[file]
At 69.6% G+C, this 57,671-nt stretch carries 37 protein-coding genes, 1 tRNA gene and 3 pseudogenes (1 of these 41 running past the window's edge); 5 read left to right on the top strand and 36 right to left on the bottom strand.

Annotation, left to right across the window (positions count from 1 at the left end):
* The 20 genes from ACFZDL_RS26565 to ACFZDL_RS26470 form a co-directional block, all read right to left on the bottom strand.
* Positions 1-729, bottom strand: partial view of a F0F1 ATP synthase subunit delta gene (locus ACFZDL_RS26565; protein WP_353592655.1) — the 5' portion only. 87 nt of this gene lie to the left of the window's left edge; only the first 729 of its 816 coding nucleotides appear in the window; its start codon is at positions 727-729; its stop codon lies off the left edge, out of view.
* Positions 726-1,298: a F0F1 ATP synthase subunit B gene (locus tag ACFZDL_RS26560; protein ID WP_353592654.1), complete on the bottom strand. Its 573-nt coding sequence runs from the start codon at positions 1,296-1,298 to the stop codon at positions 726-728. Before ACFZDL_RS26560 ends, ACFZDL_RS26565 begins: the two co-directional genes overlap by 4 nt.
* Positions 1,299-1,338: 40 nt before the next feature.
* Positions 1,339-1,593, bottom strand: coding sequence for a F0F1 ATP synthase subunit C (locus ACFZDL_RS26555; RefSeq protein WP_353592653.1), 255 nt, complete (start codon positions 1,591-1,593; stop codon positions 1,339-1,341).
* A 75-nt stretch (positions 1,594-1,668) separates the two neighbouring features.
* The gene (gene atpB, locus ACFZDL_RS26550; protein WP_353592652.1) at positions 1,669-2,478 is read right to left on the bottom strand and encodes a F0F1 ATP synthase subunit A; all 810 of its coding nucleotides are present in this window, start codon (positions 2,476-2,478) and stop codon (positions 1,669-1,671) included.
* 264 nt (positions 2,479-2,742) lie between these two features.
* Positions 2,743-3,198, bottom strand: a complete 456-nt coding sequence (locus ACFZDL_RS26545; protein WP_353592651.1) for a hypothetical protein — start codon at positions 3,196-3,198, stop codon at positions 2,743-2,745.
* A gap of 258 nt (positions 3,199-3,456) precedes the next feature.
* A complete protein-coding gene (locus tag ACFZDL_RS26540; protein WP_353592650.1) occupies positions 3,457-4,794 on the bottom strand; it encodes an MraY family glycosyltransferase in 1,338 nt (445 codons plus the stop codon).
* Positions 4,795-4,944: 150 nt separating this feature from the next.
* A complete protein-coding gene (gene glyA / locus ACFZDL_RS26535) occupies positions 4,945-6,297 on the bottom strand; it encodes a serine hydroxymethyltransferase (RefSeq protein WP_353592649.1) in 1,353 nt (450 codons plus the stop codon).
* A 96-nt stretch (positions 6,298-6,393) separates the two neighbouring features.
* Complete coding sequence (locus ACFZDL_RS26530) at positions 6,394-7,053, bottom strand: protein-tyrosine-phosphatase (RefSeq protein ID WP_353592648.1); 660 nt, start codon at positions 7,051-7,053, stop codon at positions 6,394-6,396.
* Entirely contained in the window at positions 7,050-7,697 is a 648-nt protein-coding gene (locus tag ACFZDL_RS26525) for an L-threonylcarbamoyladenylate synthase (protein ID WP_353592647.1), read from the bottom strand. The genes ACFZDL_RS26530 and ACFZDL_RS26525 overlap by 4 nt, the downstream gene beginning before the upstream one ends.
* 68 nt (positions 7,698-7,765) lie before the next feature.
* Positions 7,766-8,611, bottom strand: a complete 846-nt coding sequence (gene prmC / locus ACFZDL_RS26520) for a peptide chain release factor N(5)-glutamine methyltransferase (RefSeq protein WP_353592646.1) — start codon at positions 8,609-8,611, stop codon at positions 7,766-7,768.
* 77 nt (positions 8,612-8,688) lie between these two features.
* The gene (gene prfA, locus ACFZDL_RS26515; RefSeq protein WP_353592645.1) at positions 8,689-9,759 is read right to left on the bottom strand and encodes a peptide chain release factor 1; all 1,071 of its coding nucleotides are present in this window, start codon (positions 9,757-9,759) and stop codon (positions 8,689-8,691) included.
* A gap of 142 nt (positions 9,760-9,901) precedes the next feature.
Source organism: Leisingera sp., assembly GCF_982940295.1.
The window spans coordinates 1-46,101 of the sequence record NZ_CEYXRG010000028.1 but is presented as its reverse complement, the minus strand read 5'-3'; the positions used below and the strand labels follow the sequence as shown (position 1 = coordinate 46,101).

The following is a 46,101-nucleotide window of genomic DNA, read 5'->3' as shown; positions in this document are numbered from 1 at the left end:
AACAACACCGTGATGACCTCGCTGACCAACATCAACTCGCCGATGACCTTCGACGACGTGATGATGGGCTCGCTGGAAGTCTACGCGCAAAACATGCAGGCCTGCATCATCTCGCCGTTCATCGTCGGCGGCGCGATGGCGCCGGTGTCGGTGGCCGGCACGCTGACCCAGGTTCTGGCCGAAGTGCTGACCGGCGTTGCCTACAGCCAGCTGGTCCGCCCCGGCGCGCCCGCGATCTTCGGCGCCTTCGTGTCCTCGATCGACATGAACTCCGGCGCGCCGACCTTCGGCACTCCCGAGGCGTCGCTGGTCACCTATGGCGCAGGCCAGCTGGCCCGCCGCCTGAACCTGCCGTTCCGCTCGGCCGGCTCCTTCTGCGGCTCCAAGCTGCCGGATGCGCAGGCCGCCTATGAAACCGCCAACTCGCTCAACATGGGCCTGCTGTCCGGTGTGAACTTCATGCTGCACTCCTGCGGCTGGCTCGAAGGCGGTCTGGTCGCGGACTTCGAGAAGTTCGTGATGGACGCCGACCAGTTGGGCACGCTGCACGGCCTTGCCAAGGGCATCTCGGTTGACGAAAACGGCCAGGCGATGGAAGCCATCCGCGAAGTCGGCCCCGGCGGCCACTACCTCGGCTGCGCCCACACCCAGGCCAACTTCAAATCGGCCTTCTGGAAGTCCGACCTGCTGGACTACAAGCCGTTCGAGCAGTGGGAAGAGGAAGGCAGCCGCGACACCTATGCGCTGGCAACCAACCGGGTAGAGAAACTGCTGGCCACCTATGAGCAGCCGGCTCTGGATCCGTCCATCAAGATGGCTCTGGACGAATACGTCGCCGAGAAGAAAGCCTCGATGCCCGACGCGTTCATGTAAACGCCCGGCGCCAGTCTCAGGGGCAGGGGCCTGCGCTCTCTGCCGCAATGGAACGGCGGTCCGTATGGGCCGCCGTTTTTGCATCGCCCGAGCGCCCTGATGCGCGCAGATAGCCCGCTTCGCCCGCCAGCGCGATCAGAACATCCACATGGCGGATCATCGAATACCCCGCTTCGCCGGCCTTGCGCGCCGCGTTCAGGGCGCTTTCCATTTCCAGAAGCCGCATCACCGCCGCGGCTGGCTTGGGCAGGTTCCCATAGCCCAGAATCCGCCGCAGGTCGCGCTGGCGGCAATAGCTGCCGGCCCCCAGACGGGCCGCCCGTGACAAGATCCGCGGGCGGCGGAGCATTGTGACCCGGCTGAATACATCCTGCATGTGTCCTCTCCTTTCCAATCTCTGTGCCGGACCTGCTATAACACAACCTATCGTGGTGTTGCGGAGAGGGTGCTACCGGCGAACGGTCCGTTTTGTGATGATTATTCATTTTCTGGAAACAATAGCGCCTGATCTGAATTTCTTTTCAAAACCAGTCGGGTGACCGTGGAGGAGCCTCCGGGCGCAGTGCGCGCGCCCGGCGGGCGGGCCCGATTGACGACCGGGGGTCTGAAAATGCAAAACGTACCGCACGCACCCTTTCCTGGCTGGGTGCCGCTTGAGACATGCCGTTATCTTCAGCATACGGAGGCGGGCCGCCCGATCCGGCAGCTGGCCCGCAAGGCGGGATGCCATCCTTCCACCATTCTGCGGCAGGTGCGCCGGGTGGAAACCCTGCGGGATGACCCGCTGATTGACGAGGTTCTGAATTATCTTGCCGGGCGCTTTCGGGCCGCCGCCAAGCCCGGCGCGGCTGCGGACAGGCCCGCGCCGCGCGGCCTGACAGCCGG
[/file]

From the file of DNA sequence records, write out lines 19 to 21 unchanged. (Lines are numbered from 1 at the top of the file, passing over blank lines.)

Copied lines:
* 68 nt (positions 7,698-7,765) lie before the next feature.
* Positions 7,766-8,611, bottom strand: a complete 846-nt coding sequence (gene prmC / locus ACFZDL_RS26520) for a peptide chain release factor N(5)-glutamine methyltransferase (RefSeq protein WP_353592646.1) — start codon at positions 8,609-8,611, stop codon at positions 7,766-7,768.
* 77 nt (positions 8,612-8,688) lie between these two features.